A new report published by the International Renewable Energy Agency shows scaling up renewable energy in the GCC could reap multiple benefits.
The GCC, or Gulf Cooperation Council, represents Bahrain, Kuwait, Oman, Qatar, Saudi Arabia, and the United Arab Emirates — big hitters in the wider region. The new report, Renewable Energy Market Analysis: The GCC Region, published by the International Renewable Energy Agency (IRENA), finds that scaling up renewable energy in the GCC will not only have benefits for the renewable energy industry and energy generation in the GCC, but could also save 11 trillion liters of water withdrawal, a 16% decrease in the region, create more than 200,000 direct jobs, save 400 million barrels of oil in the power sector (a 25% decrease), and reduce the per capita carbon footprint by 8% in 2030.
Of these indirect benefits, saving 11 trillion liters of water could be the most crucial, in a region which is only going to see water scarcity continue to grow over the coming decades. By scaling up renewable energy technologies, such as solar, which is inherently less water intensive than fossil fuel technologies, 16% less water could be withdrawn, leaving more water for other uses. Furthermore, switching to solar desalination could have an even greater impact on the rising demand for water over the long-term.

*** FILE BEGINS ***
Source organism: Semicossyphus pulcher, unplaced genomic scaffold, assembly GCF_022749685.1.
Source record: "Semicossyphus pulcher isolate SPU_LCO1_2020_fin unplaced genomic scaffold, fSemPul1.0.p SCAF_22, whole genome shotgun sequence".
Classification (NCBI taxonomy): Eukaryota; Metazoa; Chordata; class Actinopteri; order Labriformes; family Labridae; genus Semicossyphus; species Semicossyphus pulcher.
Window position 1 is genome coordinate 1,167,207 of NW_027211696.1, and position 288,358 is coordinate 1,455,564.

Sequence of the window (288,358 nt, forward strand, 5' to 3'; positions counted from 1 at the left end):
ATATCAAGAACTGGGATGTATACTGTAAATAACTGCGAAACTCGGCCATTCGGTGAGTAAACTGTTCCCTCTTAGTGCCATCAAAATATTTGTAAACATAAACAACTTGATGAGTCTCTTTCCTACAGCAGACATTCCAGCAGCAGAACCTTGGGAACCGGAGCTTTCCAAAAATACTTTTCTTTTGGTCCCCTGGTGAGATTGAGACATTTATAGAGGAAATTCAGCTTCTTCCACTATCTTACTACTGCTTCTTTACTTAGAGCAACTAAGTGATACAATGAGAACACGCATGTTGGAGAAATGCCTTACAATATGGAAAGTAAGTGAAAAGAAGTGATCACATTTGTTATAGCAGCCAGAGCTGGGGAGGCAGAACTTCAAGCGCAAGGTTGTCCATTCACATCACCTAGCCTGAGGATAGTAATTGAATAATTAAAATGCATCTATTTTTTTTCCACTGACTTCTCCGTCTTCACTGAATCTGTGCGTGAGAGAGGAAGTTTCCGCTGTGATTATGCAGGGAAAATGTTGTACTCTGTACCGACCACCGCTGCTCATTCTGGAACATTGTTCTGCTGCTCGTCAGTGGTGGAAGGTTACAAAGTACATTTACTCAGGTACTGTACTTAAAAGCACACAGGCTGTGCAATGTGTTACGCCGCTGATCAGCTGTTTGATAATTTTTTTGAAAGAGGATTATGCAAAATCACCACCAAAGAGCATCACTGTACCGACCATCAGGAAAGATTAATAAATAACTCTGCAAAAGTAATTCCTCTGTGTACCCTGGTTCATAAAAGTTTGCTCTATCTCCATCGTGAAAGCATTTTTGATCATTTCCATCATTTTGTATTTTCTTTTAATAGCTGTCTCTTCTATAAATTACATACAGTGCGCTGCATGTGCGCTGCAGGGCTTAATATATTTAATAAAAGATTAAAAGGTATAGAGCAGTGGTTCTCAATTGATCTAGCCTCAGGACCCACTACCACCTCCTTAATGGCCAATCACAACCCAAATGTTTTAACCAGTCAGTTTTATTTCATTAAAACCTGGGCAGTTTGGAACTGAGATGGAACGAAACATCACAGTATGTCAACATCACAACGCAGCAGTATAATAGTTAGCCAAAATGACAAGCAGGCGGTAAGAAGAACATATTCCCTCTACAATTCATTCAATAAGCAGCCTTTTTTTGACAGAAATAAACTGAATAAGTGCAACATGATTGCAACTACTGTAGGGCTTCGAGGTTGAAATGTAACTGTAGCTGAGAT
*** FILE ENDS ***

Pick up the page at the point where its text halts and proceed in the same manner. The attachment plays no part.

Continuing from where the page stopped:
Of course, given that the GCC holds almost a third of all proven crude-oil reserves, and approximately a fifth of global gas reserves, there are going to be some sticking points with scaling up renewable energy at the cost of fossil fuels like oil — especially to the tune of 400 million barrels of oil.
“There have been many targets set in events like these, but not enough implementation,” Tanzeed Alam, Climate and Energy Director, EWS-WWF. “Many GCC countries want economic compensation for lost oil revenues. The narrative must change to consider health and environmental impacts. We want to see climate change and environmental policy plans with implementation and energy efficiency. We would like to see the limited government funds leverage private finance.”